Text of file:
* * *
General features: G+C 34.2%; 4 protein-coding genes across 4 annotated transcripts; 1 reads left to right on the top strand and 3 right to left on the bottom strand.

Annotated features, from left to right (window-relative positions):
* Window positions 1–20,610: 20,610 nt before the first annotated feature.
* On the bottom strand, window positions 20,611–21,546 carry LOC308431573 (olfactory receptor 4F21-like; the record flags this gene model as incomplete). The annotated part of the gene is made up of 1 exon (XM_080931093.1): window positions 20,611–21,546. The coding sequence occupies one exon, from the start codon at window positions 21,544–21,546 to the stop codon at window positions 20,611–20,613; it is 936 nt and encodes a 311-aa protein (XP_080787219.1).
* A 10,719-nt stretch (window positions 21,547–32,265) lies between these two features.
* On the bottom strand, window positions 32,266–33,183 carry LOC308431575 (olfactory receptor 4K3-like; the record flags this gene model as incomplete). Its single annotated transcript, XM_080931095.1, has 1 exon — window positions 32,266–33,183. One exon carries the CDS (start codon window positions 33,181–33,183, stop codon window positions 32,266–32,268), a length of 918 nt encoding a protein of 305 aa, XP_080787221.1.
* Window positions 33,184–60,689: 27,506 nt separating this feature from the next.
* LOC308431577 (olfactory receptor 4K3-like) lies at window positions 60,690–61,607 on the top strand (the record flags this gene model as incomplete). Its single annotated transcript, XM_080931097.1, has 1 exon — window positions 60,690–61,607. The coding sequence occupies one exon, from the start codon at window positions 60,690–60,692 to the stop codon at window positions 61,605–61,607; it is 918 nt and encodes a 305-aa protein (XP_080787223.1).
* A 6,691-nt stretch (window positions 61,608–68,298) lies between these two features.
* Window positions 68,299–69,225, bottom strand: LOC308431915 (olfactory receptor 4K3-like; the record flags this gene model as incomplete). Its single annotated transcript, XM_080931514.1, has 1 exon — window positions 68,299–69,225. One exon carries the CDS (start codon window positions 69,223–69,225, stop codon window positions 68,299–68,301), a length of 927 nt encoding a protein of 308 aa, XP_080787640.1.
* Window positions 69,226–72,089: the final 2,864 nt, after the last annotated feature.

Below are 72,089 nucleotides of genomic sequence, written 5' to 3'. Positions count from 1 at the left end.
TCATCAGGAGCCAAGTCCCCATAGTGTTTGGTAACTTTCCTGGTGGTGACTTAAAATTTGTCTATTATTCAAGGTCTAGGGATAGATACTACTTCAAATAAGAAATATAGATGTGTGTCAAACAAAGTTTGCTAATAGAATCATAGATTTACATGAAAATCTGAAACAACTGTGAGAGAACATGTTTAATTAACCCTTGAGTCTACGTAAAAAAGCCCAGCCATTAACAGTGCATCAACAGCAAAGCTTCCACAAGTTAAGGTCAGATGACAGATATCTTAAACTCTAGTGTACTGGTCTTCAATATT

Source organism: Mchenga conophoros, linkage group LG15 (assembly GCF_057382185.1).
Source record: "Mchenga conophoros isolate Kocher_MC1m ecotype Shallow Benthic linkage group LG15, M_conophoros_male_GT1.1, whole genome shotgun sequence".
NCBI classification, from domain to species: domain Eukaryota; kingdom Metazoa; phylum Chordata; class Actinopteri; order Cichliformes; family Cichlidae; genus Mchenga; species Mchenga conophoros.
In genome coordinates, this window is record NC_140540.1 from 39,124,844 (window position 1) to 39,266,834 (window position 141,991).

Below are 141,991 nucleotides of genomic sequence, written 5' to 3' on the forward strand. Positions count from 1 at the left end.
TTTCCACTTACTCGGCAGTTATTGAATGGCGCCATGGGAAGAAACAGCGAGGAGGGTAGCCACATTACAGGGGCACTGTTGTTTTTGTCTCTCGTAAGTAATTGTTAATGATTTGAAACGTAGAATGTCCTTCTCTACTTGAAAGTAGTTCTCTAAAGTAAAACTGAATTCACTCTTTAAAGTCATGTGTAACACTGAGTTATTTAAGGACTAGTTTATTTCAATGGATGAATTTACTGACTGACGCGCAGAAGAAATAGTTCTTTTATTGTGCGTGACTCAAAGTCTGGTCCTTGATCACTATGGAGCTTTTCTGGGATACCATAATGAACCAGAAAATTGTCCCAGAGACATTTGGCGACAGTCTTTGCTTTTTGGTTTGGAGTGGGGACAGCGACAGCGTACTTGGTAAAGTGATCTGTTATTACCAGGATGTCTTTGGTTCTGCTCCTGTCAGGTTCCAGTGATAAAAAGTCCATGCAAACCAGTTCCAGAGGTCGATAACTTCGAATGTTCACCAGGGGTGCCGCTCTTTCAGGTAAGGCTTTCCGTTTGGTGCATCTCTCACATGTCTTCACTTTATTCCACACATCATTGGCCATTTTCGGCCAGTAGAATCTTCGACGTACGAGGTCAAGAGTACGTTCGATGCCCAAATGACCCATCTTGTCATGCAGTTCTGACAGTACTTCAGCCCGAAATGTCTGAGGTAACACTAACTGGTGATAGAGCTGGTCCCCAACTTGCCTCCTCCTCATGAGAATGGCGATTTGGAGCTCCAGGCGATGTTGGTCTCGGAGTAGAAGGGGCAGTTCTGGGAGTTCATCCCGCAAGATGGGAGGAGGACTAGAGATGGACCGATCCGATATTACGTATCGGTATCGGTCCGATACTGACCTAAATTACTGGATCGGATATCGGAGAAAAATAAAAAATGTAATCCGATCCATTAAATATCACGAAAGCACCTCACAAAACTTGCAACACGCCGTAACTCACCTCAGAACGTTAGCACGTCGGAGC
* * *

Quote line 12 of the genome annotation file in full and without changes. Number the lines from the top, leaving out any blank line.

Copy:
Below are 72,089 nucleotides of genomic sequence, written 5' to 3'. Positions count from 1 at the left end.